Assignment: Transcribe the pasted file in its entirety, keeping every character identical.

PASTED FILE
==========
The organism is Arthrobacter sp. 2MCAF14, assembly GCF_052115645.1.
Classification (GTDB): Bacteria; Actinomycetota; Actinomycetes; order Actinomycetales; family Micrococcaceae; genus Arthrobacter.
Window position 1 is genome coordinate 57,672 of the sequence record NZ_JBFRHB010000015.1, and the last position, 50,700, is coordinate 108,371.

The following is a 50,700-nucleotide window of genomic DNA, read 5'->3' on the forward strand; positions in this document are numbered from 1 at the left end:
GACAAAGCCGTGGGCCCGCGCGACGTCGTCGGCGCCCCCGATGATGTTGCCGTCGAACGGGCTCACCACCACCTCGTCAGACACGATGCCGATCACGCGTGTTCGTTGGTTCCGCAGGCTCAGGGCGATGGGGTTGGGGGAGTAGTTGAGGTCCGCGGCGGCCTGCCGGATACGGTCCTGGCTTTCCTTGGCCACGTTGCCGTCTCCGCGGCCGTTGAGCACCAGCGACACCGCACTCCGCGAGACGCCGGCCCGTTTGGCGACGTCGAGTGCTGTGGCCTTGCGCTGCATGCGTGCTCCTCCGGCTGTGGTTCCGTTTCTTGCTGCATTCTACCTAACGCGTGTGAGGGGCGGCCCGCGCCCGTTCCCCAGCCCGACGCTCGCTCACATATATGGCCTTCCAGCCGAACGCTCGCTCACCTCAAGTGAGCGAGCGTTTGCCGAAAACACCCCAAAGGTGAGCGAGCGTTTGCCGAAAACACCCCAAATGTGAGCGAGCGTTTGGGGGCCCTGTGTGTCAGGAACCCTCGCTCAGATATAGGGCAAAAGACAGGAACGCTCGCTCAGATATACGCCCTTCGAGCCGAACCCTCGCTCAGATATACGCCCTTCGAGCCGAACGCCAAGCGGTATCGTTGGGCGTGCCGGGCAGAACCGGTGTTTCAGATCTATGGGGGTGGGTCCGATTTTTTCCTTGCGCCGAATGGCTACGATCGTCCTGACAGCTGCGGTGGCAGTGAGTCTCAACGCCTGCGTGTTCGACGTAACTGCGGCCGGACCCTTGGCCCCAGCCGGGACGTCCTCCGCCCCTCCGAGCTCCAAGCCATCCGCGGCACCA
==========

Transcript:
The organism is Arthrobacter sp. 2MCAF14, assembly GCF_052115645.1.
Classification (GTDB): Bacteria; Actinomycetota; Actinomycetes; order Actinomycetales; family Micrococcaceae; genus Arthrobacter.
Window position 1 is genome coordinate 57,672 of the sequence record NZ_JBFRHB010000015.1, and the last position, 50,700, is coordinate 108,371.

The following is a 50,700-nucleotide window of genomic DNA, read 5'->3' on the forward strand; positions in this document are numbered from 1 at the left end:
GACAAAGCCGTGGGCCCGCGCGACGTCGTCGGCGCCCCCGATGATGTTGCCGTCGAACGGGCTCACCACCACCTCGTCAGACACGATGCCGATCACGCGTGTTCGTTGGTTCCGCAGGCTCAGGGCGATGGGGTTGGGGGAGTAGTTGAGGTCCGCGGCGGCCTGCCGGATACGGTCCTGGCTTTCCTTGGCCACGTTGCCGTCTCCGCGGCCGTTGAGCACCAGCGACACCGCACTCCGCGAGACGCCGGCCCGTTTGGCGACGTCGAGTGCTGTGGCCTTGCGCTGCATGCGTGCTCCTCCGGCTGTGGTTCCGTTTCTTGCTGCATTCTACCTAACGCGTGTGAGGGGCGGCCCGCGCCCGTTCCCCAGCCCGACGCTCGCTCACATATATGGCCTTCCAGCCGAACGCTCGCTCACCTCAAGTGAGCGAGCGTTTGCCGAAAACACCCCAAAGGTGAGCGAGCGTTTGCCGAAAACACCCCAAATGTGAGCGAGCGTTTGGGGGCCCTGTGTGTCAGGAACCCTCGCTCAGATATAGGGCAAAAGACAGGAACGCTCGCTCAGATATACGCCCTTCGAGCCGAACCCTCGCTCAGATATACGCCCTTCGAGCCGAACGCCAAGCGGTATCGTTGGGCGTGCCGGGCAGAACCGGTGTTTCAGATCTATGGGGGTGGGTCCGATTTTTTCCTTGCGCCGAATGGCTACGATCGTCCTGACAGCTGCGGTGGCAGTGAGTCTCAACGCCTGCGTGTTCGACGTAACTGCGGCCGGACCCTTGGCCCCAGCCGGGACGTCCTCCGCCCCTCCGAGCTCCAAGCCATCCGCGGCACCA